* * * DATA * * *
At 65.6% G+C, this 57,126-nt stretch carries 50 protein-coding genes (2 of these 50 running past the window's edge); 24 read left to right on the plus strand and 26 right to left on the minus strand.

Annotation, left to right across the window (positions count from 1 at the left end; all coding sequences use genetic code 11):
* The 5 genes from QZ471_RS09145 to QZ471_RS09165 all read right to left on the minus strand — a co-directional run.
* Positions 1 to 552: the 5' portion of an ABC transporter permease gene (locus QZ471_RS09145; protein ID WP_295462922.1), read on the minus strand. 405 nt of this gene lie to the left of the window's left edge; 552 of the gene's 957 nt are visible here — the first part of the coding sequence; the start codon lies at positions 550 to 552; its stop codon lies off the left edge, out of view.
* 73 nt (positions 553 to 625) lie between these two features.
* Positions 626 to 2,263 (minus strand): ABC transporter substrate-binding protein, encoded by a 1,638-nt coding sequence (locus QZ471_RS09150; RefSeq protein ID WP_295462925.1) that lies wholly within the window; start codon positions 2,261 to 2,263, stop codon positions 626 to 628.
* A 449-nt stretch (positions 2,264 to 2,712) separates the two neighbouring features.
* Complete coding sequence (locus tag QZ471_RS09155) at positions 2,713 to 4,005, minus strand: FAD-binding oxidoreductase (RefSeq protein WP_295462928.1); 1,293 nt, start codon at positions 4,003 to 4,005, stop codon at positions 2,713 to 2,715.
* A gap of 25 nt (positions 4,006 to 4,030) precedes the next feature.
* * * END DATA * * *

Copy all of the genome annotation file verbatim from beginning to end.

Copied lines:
At 65.6% G+C, this 57,126-nt stretch carries 50 protein-coding genes (2 of these 50 running past the window's edge); 24 read left to right on the plus strand and 26 right to left on the minus strand.

Annotation, left to right across the window (positions count from 1 at the left end; all coding sequences use genetic code 11):
* The 5 genes from QZ471_RS09145 to QZ471_RS09165 all read right to left on the minus strand — a co-directional run.
* Positions 1 to 552: the 5' portion of an ABC transporter permease gene (locus QZ471_RS09145; protein ID WP_295462922.1), read on the minus strand. 405 nt of this gene lie to the left of the window's left edge; 552 of the gene's 957 nt are visible here — the first part of the coding sequence; the start codon lies at positions 550 to 552; its stop codon lies off the left edge, out of view.
* 73 nt (positions 553 to 625) lie between these two features.
* Positions 626 to 2,263 (minus strand): ABC transporter substrate-binding protein, encoded by a 1,638-nt coding sequence (locus QZ471_RS09150; RefSeq protein ID WP_295462925.1) that lies wholly within the window; start codon positions 2,261 to 2,263, stop codon positions 626 to 628.
* A 449-nt stretch (positions 2,264 to 2,712) separates the two neighbouring features.
* Complete coding sequence (locus tag QZ471_RS09155) at positions 2,713 to 4,005, minus strand: FAD-binding oxidoreductase (RefSeq protein WP_295462928.1); 1,293 nt, start codon at positions 4,003 to 4,005, stop codon at positions 2,713 to 2,715.
* A gap of 25 nt (positions 4,006 to 4,030) precedes the next feature.